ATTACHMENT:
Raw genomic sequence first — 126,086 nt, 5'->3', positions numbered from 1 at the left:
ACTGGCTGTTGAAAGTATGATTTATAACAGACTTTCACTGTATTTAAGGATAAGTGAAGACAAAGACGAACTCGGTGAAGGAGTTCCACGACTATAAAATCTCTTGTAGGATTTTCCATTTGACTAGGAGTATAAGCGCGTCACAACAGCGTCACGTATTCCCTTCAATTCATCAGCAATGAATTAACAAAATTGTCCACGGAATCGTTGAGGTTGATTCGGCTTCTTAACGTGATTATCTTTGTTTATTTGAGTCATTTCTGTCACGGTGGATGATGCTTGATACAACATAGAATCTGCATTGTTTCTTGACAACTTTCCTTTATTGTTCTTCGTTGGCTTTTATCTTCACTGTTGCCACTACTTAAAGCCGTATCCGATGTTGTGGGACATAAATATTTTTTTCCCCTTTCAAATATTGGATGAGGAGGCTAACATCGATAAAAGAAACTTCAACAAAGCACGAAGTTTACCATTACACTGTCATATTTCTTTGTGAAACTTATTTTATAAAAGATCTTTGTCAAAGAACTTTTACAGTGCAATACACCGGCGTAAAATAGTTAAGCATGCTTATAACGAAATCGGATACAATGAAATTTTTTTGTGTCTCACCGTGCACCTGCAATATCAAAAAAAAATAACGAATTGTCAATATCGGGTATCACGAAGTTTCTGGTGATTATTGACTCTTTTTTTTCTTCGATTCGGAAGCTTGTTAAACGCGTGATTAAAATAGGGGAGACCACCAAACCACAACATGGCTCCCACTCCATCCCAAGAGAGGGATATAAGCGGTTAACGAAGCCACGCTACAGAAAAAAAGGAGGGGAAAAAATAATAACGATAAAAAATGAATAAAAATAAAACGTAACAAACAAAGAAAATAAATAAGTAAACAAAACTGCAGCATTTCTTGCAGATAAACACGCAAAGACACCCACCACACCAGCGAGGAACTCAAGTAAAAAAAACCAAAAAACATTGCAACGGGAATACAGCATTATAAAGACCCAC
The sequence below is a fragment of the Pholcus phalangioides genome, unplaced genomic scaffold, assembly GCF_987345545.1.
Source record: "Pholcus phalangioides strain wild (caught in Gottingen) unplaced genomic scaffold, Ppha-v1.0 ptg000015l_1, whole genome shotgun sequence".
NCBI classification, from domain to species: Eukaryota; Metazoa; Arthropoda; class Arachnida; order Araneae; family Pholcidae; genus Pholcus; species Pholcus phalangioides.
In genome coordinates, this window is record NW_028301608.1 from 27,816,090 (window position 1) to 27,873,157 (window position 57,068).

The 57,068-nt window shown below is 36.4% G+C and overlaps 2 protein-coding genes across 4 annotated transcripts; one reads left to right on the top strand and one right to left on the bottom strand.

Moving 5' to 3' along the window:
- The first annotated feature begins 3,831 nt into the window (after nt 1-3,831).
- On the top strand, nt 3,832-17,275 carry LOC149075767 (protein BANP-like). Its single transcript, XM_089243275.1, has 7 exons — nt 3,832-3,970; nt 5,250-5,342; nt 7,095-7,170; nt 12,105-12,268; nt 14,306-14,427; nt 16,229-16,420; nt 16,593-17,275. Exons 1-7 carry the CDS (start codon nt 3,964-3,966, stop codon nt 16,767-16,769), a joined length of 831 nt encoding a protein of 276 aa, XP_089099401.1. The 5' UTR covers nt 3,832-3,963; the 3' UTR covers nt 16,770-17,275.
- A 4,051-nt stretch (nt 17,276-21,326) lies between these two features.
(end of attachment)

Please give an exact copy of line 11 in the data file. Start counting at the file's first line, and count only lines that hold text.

- A 4,051-nt stretch (nt 17,276-21,326) lies between these two features.